Getting faster & more precise, especially on smaller parts
Medical manufacturing, like other industries, faces intensive demands for improved productivity. As a result, many manufacturers are focused on achieving greater efficiencies and precision in making small parts.
No technology beats Swiss turn when it comes to churning out many small parts. According to Brian Such, executive vice president of Marubeni Citizen-Cincom (MCC), Allendale, N.J., one recent improvement in Swiss machining is the use of modular gear boxes that quadruple the speed of the live tool. Such explained that as the industry tackles smaller parts, with drills going down to 0.004" (0.1016 mm) in diameter and end mills down to 0.008" (0.2032 mm), the spindle must spin at 30-40,000 rpm. But “there’s no room to bring the whole gearbox up to that level. Most Swiss machines have live tooling in the range of 6,000 to 10,000 rpm.”
Air spindles are an earlier—and still used—fix for this problem, but they lack the power for anything other than some drilling. Such said modular “4× spindles” are a better solution. “You just slide it into a standard live tool pocket, and whatever you program at 1,000 rpm will go 4,000 rpm, but with the power of the machine, not the light power of an air spindle.” And because Citizen standardized the cross spindles on its M, L, and A models, “a user can move the speeder from one machine to another,” said Such, making it a very “useful and creative” option.
If even more speed is needed, a user can add an electric spindle from a vendor like NSK. These units go up to 80,000 rpm and have more power than an air spindle, though not as much as the geared unit, explained Such. For Citizen machines, they are made to MCC specifications and fit in the same location as the standard live tools. In addition to their expense, it becomes more difficult to set up and program multiple electric spindles, “so a gear-driven spindle is a much freer and more portable solution.”
Citizen brings another easy and cost-effective option: tandem live tools. As Such explained, many Swiss machines, including some Citizen models, are limited in the number of live tools. “For example, the Cincom L12, L20, and L32 have four live and four static tools for sub-spindle work. In the past, if a customer needed more tools we would have to offer a machine with more functions and added cost.”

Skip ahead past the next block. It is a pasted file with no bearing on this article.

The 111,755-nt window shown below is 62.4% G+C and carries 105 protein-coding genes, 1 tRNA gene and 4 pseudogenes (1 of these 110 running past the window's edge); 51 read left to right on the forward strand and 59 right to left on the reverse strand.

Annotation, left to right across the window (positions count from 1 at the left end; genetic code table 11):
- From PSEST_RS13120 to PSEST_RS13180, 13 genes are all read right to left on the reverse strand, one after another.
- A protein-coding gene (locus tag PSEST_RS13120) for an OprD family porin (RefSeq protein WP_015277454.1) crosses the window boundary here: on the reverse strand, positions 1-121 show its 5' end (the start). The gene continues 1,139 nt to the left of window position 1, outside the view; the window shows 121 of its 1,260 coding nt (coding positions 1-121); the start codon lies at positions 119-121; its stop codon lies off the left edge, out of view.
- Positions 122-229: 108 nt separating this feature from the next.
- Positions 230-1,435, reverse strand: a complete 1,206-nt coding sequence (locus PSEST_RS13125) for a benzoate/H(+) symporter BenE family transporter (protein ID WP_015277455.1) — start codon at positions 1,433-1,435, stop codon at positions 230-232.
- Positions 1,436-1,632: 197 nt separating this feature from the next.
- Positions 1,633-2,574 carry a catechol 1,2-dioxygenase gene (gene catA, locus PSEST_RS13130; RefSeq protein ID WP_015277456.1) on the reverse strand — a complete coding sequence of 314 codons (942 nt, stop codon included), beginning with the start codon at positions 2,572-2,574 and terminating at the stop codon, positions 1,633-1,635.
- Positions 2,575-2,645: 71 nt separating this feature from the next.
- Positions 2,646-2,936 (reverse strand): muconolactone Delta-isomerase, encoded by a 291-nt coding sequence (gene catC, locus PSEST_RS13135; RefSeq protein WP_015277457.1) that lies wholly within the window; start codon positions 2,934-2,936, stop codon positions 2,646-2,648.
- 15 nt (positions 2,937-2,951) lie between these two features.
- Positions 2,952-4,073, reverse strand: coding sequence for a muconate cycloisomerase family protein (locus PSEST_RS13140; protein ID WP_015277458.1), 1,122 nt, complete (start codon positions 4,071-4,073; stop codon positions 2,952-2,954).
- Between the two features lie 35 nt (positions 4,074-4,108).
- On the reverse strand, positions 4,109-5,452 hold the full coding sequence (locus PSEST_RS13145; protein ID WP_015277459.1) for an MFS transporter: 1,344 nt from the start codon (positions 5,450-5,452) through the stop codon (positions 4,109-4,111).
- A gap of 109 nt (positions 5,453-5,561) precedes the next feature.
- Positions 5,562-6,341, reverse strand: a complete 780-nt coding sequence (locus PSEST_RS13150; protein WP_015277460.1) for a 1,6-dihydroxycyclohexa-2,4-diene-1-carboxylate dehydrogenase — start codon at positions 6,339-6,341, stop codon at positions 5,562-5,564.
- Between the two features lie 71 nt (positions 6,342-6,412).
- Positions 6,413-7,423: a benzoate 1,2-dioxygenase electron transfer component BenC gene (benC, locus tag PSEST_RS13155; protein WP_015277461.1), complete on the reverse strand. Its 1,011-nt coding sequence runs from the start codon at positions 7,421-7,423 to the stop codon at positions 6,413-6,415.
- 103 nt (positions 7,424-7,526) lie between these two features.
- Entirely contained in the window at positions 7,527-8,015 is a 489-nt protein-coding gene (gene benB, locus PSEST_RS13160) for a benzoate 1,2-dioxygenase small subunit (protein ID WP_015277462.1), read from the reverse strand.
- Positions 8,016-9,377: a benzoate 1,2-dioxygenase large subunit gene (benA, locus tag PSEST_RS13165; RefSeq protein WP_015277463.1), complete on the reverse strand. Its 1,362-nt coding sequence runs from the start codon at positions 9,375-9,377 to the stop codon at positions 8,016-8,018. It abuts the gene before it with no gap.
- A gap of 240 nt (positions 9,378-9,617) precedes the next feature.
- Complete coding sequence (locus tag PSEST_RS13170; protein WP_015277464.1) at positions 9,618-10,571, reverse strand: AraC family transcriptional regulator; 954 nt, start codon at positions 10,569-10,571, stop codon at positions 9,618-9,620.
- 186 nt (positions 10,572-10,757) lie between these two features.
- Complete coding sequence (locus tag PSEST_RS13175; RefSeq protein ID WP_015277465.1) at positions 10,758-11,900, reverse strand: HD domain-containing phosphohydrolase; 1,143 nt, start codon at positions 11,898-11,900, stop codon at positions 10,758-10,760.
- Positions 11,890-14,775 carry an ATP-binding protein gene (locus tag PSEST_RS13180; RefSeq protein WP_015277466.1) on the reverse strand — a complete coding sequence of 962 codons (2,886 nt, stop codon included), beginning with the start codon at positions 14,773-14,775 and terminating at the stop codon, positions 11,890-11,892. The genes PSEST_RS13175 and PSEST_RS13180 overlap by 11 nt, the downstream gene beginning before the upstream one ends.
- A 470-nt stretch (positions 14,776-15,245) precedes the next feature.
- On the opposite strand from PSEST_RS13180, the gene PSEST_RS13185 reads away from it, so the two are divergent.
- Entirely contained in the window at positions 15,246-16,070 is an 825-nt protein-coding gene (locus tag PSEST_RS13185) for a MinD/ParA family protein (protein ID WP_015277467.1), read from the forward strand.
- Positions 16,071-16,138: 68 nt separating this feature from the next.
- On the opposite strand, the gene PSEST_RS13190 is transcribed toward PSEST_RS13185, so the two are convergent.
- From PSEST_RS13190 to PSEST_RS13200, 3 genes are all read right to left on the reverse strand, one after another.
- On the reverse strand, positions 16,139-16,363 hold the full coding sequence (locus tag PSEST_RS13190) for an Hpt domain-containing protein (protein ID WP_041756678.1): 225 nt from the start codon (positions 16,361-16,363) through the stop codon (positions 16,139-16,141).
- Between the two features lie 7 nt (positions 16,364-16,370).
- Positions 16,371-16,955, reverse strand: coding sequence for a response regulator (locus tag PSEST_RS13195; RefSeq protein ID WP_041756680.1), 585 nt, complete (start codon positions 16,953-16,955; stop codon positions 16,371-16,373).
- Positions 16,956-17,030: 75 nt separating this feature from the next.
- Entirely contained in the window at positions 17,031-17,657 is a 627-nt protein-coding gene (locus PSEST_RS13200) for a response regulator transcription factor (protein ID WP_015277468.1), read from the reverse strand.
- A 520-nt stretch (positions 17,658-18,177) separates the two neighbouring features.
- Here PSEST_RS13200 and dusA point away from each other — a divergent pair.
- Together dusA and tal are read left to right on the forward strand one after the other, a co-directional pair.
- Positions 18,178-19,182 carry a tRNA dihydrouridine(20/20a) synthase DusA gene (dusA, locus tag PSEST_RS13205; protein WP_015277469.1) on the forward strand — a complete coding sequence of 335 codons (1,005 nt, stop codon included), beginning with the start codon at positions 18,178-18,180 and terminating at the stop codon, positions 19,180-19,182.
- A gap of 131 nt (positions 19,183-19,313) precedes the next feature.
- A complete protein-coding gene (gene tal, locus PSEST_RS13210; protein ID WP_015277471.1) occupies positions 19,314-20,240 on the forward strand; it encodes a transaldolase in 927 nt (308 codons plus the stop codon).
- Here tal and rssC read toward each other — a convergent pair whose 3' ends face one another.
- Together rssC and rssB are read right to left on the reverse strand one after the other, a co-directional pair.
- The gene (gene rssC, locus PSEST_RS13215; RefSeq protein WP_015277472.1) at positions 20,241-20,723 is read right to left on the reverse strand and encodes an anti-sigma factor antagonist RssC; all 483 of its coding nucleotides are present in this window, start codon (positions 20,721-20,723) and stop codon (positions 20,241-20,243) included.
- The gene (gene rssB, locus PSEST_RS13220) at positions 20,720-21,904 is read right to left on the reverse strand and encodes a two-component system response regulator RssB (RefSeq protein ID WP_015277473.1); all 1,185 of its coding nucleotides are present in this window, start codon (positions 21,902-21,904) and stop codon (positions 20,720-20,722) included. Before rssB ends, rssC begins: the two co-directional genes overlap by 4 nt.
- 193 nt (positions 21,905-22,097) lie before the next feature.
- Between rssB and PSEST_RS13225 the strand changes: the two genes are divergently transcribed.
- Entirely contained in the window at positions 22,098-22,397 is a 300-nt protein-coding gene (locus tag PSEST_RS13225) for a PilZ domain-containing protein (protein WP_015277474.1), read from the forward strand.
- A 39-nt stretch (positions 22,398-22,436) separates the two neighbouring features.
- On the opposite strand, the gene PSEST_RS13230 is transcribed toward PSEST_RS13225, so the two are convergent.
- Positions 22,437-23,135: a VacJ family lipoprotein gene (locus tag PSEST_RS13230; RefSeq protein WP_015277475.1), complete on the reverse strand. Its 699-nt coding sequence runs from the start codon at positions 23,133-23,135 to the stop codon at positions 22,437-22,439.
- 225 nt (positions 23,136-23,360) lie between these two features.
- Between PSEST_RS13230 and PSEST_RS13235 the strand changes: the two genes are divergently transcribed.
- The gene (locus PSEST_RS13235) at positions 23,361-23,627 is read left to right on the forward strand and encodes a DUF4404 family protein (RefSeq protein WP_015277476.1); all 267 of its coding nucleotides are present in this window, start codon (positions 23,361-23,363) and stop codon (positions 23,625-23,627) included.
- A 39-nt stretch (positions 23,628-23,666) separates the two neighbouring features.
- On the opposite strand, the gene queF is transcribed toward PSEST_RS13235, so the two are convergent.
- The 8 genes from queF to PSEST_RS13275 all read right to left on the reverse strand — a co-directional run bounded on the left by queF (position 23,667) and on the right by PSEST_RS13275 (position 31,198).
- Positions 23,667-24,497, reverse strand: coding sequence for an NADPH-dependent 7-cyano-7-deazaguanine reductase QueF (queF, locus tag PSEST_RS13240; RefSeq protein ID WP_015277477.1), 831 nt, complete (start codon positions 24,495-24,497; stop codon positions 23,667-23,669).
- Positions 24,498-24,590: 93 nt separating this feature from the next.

So Citizen’s MCC R&D group in the U.S. engineered a tandem tool that uses one live tool station to drive two tools. The gear-driven mechanism is tiny, so the added live tool takes one of the static tool positions, but no additional space. “We can put four of these units in and get eight backside live tools, doubling our offering to our customers,” said Such. “This allows customers to get more tooling into their faster Swiss lathes for better production rates.” He added that not only does this often save the customer from buying a more expensive machine, the units are modular and can be moved from machine to machine, like the speed multiplier.
Automating the Avalanche
Since Swiss turn is inherently good at spitting out many parts fast, “the hardest thing isn’t machining the part, it’s collecting it,” Such explained. “It could be a one millimeter part that you can fit by the hundreds in the palm of your hand.” The challenge is especially acute for medical parts that can’t have any blemishes or dings. These need to be handled individually in a way that protects them.
An example is producing bone screws, which vary in size, shape, and features, often including tiny, tight tolerance, hexalobe forms in the head—an excellent example of where micro tools and high-speed spindles are needed. Bone screws also have “very important finishes all over,” according to Such. So Citizen’s MCC Engineered Automation division created a system that individually grabs each bone screw with plastic fingers and moves it to a multi-axis tray center attached to the machine, placing each screw in a tray without banging it into other screws. “This tray system can be set to handle one part, 20 parts, 50 parts—it all depends on the size,” explained Such. The system moves trays in to collect parts, and then move them to storage positions inside the unit, or directly into a part washing system, if desired.
The system also facilitates SPC by setting aside a sample from each tray according to whatever part count is desired. For example, the system can be programmed to collect lot sizes of 50 per tray and set aside one per tray. “You can come back from unattended operation overnight, check the last part, and if it’s good they’re all good,” explained Such. “But if that part has a problem, you can go back to the next tray. Is that one good? And you can easily sort through a vast numbers of parts all individually placed in trays.” Such said this approach to QC has enabled customers to go from dedicating an operator to each machine to running 70 percent unattended on bone screw projects.
Citizen also implements vacuum extraction systems for tiny parts, added Such. These suck the part from the sub-spindle at cut-off and move it to the storage unit. The speed is also a challenge, as Such explained. “You’d basically be shooting a bullet into your basket, banging your parts. So we have an elaborate vacuum system that goes into a speed reducing funnel, and the part just drops nicely into the basket system.”
After that are the same options as the gripper-based handler just discussed.
The Human Touch in Small Part Assembly